Suzanne Samples’s memoir, Frontal Matter: Glue Gone Wild was named as Best Indie Book of 2019 by Kirkus Reviews.
Samples was the recipient of Prime Number Magazine's Short Fiction Contest in 2020 for her story "Mercury Is in Mayonnaise."
Peaches Hash was the recipient of the Fulbright-Hays Award to Indonesia in 2019 and the ASU Graduate School Domer Research Award in 2019-2020.
She earned her Ed.D. from Appalachian’s Reich College of Education in 2020, with a dissertation titled ARTiculation: Expressive Arts-based Curriculum in the Composition Classroom.
Heather was inducted into the College of Arts and Sciences Academy of Outstanding Teachers in 2018. In 2020, she was the recipient of the Faculty Award for Excellence in General Education Teaching.
Heather has given presentations on her teaching with podcasts at the Appalachian State Tech4Teach Fair and Rhetoric and Composition Institute and her students' work has been featured in Appalachian Chronicle.
Aaron Ballance was the recipient of the North Carolina Humanities Council Linda Flowers Literary Award in 2017. In 2017, he was a Writer-in-Residence at the Weymouth Center for the Arts and Humanities.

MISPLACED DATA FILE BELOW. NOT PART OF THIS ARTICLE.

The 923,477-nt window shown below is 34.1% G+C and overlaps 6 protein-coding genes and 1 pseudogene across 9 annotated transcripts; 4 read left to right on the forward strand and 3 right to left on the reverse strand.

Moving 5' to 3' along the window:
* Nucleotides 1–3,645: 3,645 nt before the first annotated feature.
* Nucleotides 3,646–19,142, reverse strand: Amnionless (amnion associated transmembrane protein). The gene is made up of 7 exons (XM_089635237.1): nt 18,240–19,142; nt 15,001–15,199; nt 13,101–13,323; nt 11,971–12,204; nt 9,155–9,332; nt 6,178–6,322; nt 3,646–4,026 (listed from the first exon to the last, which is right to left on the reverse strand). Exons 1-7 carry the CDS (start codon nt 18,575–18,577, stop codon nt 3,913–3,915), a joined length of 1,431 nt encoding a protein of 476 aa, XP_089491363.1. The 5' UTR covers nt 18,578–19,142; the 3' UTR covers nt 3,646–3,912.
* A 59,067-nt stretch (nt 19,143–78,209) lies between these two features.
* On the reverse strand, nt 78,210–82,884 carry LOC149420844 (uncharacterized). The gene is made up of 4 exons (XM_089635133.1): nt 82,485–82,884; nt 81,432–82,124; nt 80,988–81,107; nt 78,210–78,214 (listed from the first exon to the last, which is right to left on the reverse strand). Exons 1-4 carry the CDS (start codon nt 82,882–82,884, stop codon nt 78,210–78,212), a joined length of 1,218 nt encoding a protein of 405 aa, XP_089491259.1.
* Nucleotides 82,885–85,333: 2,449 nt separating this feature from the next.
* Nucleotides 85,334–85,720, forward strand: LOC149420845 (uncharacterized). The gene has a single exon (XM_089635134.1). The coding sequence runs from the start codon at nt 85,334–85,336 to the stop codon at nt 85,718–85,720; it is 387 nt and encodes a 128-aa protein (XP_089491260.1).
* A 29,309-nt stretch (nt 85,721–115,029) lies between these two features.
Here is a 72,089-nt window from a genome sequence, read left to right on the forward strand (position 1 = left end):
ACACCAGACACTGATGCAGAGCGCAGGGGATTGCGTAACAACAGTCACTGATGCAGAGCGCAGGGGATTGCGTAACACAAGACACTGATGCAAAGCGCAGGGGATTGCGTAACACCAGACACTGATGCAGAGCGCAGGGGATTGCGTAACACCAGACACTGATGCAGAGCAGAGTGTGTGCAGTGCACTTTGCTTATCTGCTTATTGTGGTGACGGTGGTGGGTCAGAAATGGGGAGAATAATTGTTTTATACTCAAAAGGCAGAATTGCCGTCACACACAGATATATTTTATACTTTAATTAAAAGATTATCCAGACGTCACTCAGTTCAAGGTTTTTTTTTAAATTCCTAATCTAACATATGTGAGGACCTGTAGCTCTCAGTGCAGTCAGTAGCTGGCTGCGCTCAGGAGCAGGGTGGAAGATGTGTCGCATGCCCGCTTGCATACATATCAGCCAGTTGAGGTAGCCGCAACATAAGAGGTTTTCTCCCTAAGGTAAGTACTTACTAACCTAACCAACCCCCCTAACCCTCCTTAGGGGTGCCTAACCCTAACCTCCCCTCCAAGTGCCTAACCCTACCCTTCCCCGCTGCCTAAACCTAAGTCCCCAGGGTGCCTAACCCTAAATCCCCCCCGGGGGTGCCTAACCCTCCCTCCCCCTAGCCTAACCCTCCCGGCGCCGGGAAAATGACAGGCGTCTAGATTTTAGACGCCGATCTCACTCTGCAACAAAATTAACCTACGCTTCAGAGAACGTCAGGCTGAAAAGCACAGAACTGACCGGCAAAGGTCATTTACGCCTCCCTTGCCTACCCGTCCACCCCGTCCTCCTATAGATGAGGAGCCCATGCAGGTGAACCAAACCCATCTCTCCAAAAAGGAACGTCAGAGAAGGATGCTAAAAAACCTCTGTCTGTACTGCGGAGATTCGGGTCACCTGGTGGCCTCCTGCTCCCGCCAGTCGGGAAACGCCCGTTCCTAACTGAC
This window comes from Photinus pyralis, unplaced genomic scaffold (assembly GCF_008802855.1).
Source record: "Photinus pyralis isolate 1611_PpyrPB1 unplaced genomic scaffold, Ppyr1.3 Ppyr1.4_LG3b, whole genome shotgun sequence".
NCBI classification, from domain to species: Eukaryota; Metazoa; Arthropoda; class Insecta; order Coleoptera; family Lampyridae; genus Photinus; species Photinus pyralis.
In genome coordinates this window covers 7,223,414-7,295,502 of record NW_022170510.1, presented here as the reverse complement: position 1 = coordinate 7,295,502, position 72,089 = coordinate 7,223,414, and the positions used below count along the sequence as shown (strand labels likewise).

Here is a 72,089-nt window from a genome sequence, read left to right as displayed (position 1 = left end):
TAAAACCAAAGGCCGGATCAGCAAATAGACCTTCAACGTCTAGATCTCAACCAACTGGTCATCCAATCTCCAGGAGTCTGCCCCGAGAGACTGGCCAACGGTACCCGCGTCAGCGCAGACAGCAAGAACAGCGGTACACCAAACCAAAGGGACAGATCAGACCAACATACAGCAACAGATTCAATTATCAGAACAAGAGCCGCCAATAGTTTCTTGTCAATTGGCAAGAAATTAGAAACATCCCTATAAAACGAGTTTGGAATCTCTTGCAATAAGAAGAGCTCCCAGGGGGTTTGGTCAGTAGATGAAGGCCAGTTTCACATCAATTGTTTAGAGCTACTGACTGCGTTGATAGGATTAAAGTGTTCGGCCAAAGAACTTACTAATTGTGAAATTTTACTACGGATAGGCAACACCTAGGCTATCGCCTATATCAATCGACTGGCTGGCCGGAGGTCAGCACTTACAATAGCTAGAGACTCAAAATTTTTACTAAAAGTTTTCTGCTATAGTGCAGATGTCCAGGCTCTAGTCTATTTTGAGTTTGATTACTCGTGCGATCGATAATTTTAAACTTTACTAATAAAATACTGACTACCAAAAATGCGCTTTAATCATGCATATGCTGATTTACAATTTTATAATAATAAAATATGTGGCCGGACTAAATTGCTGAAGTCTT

He co-presented "All Stories Connect: The Importance of Story to Understanding'' at the North Carolina Humanities Council/North Carolina Writer's Network Fall Conference.
Katy was a winner in the CAE Three Minutes or Less Video Contest for her video "Growth Mindset Grading." She was nominated for the Harvey R. Durhamn Outstanding Freshman Advocate Award and Non Tenure Track Excellence in General Education Teaching Award.
The Civic Engagement Program at App has recognized Katy for her service-learning courses (read about her students' projects here)
Ruth Ann Marotta
Ruth Ann Marotta received the 2020 APortfolio Award for Excellence in Teaching from Appalachian State University. Marotta was invited to present at East Tennessee State University’s High-Impact Instructional Practices Conference in January of 2018, where she gave a talk entitled “Building a Culture of Trust and Positive Expectations in College Classrooms.”